A clear and energetic optimism on the state of the industry was in the air this week at the Digital Book World Conference in New York.
In 2010, e-book sales rose by around 400% and pulled in almost $1 billion in sales. Madeline McIntosh, Random House’s president of sales, operations and digital, said her company is working on the belief that by 2015, half the books readers buy will be e-books.
“I’d like to think we are entering a golden age of publishing,” said Brian Napack, president of Macmillan, the publishing house behind Jonathan Franzen’s “Freedom.” Jane Friedman, who used to run HarperCollins and now leads Open Road Media, a start-up e-book publisher, agreed. “I think the industry is vibrant, vital,” she said.
Now in its second year, the conference is focused on e-books, from production to promotion; it is geared specifically toward publishers. Despite record-breaking cold and a sudden snowstorm, more than 1,200 people attended the three-day conference, doubling last year’s attendance.
The huge jump in e-book sales has been driven by the increasing popularity — and decreasing price — of e-readers. About 10.5 million people now own a dedicated e-reader such as Amazon’s Kindle or Barnes & Noble’s Nook. Apple’s iPad has been followed by a plethora of multimedia tablets. And e-books can be read on them all.
To accompany those many hardware choices, a dizzying array of software choices are emerging for consumers. Both Amazon’s Kindle software and Google’s new e-reader can be used on desktops, handhelds or tablets. Copia, one company giving demonstrations at Digital Book World, is using new e-reading software specifically built to enable social elements while reading, such as sharing notes on the text. Blio, also demonstrated at the conference, will soon be preloaded onto Dell machines; it is particularly suited for displaying image-heavy books, like cookbooks and children’s books — and it can be set to read a children’s book aloud when parents are otherwise occupied.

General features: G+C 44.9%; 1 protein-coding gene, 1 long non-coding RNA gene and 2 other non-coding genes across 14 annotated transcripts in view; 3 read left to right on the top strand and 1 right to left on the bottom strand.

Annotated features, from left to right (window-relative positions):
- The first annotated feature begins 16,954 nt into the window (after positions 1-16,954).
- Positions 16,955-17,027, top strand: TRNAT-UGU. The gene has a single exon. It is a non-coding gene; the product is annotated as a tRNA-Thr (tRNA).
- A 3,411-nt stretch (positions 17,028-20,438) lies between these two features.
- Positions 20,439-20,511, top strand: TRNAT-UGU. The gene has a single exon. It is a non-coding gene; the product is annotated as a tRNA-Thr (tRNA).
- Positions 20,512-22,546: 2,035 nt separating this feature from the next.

That’s similar to, but one step behind, the app that won the conference’s inaugural Publishing Innovation Award in the children’s category. A Story Before Bed allows parents to record themselves reading a book, which their children can then listen to — it was particularly popular with U.S. soldiers serving overseas as a way to stay connected with their families.
A Story Before Bed was developed by Jackson Fish Market, a three-person company based in Seattle. Right now, the e-book space in the publishing industry is open enough to accommodate small developers with big ideas, ambition and access.
With e-book sales booming, publishers are trying to figure out what to outsource and what to do in-house. “Is it better for us to control it,” McIntosh asked, “or to find a partner?”
And that isn’t the only question. At the top of the list for many publishers, whose business has been focused on marketing their books to bookstores, is how they can move into selling their books directly to consumers.
“Publishers are going to have to prove they’re better at marketing and publicity than the authors themselves,” said Simon Lipskar, an agent with Writers House. “I want to know about the questions of curating and discovery. Are publishers curators?”
If they can’t be, they have someone who can: independent booksellers, who insist that hand-selling books to readers is a viable alternative to Amazon. “I would love to talk to a publisher and say do you want to know who buys your book?” said Stephanie Anderson, manager of WORD bookstore in Brooklyn. “Because I could tell you that, and so could any bookseller in America.”